Quad bike manufacturers have adopted the tactics of the tobacco industry to avoid regulations, a University of Sydney academic will tell next week's Safety 2012 World Conference in Wellington.
Speaking from Sydney, Associate Professor Tony Lower said the industry, through funding external research, had convinced regulators not to introduce mandatory roll-over protection.
Industry-commissioned research had demonstrated an increased risk from adding roll-over protection, he said.
Professor Lower contends roll-over protection makes the vehicles safer in the event of an accident.
If possible, farmers should avoid using quad bikes, but if necessary fit crush protection, he recommended.
Quad bike manufacturers operated as an effective lobby to deny the advantages of roll-over protection through jointly funding research which Professor Lower disputes.
"[The manufacturers] all speak with one voice, and basically try and hold the line ... they've obviously taken some good lessons from tobacco in that regard."
There were 23 quad deaths in Australia in 2011, with an average of 13 a year over the past decade. Many more people sustained serious debilitating injuries, he said.
Last year in New Zealand, four people died, with 28 deaths since 2006.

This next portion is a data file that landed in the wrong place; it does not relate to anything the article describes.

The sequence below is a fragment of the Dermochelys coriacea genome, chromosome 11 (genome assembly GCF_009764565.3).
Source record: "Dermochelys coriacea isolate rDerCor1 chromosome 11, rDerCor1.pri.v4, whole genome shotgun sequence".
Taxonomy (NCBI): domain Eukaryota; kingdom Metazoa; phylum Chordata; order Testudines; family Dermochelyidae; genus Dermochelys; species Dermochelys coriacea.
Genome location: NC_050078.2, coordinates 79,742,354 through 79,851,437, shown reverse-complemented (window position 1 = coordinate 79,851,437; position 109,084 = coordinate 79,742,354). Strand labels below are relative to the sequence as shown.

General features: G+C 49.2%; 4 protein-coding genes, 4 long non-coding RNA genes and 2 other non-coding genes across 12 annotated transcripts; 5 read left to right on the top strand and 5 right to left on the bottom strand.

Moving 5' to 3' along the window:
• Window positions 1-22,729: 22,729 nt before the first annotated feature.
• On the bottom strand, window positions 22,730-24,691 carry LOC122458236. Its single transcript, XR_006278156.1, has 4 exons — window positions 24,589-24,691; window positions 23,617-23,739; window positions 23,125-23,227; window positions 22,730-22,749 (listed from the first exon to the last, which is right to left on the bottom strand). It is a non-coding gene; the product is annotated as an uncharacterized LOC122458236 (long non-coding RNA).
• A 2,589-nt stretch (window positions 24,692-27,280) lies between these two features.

Otago Federated Farmers vice president Mike Lord said quad bikes were a great farm vehicle.
He had seen some examples of poor usage, such as towing large loads, and carrying too many people.
New Zealand's Ministry of Business, Innovation and Employment says it is neutral on the issue of roll-over protection because of conflicting evidence about its effectiveness.
Auckland-based independent importer Blue Wing Honda's general manager Matthew Rea said the industry's research was independently sourced and reputable.
Honda was a respected, safety-conscious, innovative company, with no interest in making a "quick buck".
Its thinking was "multi-generational", and there was no reason not to institute any safety means possible.
Calling the comparison with the tobacco industry "ridiculous", he said if roll-over protection worked, the quad bike industry would have no hesitation recommending it.
The issue was much more "political" in Australia than in New Zealand, where a pragmatic, practical approach including an education programme seemed to be working.
Roll-over protection was promoted by its manufacturers, who had a vested interest in making it a safety issue, he said.
Yamaha Motor New Zealand marketing and operations manager Peter Payne echoed Mr Rea's sentiments, saying if it worked the quad bike industry would promote roll-over protection.
Next week's four-day safety conference, partly sponsored by the World Health Organisation, involves more than 600 experts in injury prevention.